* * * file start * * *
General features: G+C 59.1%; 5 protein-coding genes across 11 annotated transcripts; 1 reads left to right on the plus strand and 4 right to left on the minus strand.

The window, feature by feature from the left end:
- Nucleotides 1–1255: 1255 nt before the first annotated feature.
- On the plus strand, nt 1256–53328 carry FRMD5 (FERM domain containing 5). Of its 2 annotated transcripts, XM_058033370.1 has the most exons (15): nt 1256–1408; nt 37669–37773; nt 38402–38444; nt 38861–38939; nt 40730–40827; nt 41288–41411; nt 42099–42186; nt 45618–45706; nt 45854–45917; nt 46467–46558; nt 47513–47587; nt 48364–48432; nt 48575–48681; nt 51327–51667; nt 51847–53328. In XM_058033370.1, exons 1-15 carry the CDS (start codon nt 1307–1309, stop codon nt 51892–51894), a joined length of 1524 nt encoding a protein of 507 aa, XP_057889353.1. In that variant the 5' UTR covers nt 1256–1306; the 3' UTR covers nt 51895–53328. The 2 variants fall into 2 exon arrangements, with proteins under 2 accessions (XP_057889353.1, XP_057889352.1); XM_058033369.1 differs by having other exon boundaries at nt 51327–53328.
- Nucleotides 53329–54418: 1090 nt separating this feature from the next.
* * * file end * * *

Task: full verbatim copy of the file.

General features: G+C 59.1%; 5 protein-coding genes across 11 annotated transcripts; 1 reads left to right on the plus strand and 4 right to left on the minus strand.

The window, feature by feature from the left end:
- Nucleotides 1–1255: 1255 nt before the first annotated feature.
- On the plus strand, nt 1256–53328 carry FRMD5 (FERM domain containing 5). Of its 2 annotated transcripts, XM_058033370.1 has the most exons (15): nt 1256–1408; nt 37669–37773; nt 38402–38444; nt 38861–38939; nt 40730–40827; nt 41288–41411; nt 42099–42186; nt 45618–45706; nt 45854–45917; nt 46467–46558; nt 47513–47587; nt 48364–48432; nt 48575–48681; nt 51327–51667; nt 51847–53328. In XM_058033370.1, exons 1-15 carry the CDS (start codon nt 1307–1309, stop codon nt 51892–51894), a joined length of 1524 nt encoding a protein of 507 aa, XP_057889353.1. In that variant the 5' UTR covers nt 1256–1306; the 3' UTR covers nt 51895–53328. The 2 variants fall into 2 exon arrangements, with proteins under 2 accessions (XP_057889353.1, XP_057889352.1); XM_058033369.1 differs by having other exon boundaries at nt 51327–53328.
- Nucleotides 53329–54418: 1090 nt separating this feature from the next.